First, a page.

Scientists recent found low levels of folate (vitamin B9) in the blood may be linked to a heightened risk of dementia and death from any cause in older people.
They suggest Levels should be routinely monitored and deficiencies corrected in older age, especially given that blood levels of folate tend to tail off with age, with up to 1 in 5 older adults estimated to be folate deficient.
The research is published in the journal Evidence-Based Mental Health.
The evidence to date suggests that folate deficiency affects cognition and nerve signaling in the brain, making it a possible risk factor for subsequent dementia.
But the few studies that have looked at this have included small numbers of participants and produced mixed results.
In the study, researchers wanted to see if serum folate deficiency might be linked to the risks of incident dementia and death from any cause in a large national sample of older adults.
They drew on the medical records of 27,188 people served by one national healthcare provider in Israel.
All the participants were aged between 60 and 75, and had had no pre-existing dementia for at least 10 years before blood folate checks began in 2013.
Their records were monitored for a diagnosis of dementia or death up to the end of 2017.
The team found some 3418 (just under 13%) participants were folate deficient, defined as levels below 4.4 ng/ml.
Folate deficiency was associated with a substantially heightened risk of both dementia and death from any cause.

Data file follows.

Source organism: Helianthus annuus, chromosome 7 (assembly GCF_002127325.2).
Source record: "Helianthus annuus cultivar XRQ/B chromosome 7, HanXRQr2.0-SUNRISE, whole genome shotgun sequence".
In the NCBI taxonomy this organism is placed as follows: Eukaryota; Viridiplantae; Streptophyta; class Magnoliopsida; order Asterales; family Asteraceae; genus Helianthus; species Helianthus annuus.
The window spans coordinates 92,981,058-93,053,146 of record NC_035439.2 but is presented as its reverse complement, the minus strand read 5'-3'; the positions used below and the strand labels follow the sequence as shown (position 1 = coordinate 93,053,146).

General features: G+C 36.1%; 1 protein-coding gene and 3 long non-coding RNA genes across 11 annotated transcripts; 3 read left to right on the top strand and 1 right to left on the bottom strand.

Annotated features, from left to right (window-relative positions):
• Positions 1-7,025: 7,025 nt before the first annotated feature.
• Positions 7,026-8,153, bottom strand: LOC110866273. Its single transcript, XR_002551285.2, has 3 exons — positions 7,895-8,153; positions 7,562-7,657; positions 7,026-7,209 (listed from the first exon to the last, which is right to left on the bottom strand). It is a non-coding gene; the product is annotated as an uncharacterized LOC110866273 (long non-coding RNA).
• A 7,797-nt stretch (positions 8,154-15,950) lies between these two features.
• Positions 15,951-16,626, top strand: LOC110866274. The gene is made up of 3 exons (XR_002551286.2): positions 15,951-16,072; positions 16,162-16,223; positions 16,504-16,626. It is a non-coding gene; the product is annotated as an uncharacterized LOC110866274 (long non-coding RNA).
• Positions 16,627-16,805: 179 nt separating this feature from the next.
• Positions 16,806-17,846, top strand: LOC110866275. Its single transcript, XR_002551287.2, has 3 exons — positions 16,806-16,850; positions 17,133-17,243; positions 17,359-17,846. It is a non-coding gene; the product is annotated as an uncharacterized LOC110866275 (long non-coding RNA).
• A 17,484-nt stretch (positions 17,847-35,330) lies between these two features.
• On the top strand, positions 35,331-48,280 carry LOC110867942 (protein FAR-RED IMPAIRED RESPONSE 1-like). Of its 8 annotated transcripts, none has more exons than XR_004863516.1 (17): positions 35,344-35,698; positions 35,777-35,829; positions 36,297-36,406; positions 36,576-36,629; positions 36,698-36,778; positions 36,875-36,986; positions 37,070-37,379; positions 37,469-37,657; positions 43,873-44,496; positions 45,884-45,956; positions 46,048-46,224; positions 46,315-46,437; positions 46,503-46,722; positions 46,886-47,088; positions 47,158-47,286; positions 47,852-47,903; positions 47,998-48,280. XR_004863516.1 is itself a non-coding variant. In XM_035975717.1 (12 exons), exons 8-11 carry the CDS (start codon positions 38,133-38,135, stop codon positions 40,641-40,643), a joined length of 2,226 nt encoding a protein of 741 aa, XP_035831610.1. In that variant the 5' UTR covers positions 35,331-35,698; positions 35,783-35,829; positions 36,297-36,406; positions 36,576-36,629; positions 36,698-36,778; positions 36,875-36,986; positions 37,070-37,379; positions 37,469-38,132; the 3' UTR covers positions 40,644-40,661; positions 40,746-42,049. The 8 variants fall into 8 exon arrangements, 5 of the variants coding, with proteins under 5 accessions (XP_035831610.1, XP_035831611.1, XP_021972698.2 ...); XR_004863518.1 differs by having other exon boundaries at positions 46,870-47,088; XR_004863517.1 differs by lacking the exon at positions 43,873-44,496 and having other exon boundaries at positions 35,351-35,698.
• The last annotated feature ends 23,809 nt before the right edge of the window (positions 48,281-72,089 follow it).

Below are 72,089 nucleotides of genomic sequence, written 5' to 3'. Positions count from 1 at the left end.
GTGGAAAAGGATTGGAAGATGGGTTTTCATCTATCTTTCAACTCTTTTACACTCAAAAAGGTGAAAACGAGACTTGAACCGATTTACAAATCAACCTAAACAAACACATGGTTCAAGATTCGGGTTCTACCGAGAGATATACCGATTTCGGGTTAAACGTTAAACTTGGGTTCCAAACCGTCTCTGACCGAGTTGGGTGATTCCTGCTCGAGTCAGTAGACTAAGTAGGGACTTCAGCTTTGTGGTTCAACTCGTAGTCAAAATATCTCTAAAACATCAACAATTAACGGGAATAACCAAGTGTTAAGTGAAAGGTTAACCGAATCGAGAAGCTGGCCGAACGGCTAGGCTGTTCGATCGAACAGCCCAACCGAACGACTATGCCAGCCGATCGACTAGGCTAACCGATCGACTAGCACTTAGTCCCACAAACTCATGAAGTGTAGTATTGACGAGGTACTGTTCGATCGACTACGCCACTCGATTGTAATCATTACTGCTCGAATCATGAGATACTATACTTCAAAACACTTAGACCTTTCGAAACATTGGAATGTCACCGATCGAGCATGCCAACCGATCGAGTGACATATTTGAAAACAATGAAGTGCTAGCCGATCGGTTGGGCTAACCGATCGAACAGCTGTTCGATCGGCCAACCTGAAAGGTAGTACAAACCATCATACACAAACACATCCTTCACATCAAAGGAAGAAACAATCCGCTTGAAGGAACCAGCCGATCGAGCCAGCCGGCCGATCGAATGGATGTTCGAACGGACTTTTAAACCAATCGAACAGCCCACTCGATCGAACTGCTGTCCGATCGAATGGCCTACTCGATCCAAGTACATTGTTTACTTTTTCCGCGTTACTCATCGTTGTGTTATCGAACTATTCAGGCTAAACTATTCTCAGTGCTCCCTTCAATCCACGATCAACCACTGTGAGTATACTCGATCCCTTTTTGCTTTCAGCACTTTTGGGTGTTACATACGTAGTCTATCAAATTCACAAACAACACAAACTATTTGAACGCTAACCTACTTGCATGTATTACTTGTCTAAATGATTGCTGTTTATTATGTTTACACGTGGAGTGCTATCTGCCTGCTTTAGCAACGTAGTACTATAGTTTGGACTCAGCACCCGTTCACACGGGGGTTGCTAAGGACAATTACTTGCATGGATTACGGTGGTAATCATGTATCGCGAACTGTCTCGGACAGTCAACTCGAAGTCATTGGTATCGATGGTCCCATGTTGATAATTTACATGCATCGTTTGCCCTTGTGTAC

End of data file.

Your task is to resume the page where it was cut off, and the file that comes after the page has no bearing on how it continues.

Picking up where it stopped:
Among those who were folate deficient, the incidence of dementia was estimated at 7.96 per 10,000 person-years, while death from any cause was estimated at 19.20 per 10,000 person-years.
This compares with an estimated dementia incidence of 4.24 and of death from any cause of 5.36 per 10,000 person-years among those who weren’t folate deficient.
In percentage terms, rates of dementia were almost 3.5% and of death from any cause just under 8% among those with folate deficiency.
This compares with dementia rates of just over 3% and of death from any cause of almost 4% among those who weren’t folate deficient.
After accounting for potentially influential factors, the folate-deficient were 68% more likely to be diagnosed with dementia and nearly 3 times as likely to die from any cause.
The team says it’s possible that folate deficiency might affect homocysteine levels and therefore the vascular risk of dementia, and/or compromise DNA repair of neurons, making them vulnerable to oxidative damage, which in turn might speed up brain cell aging and damage.
If you care about dementia, please read studies about these high blood pressure drugs may lower dementia risk, and this common nutrient may protect your brain, preventing dementia.
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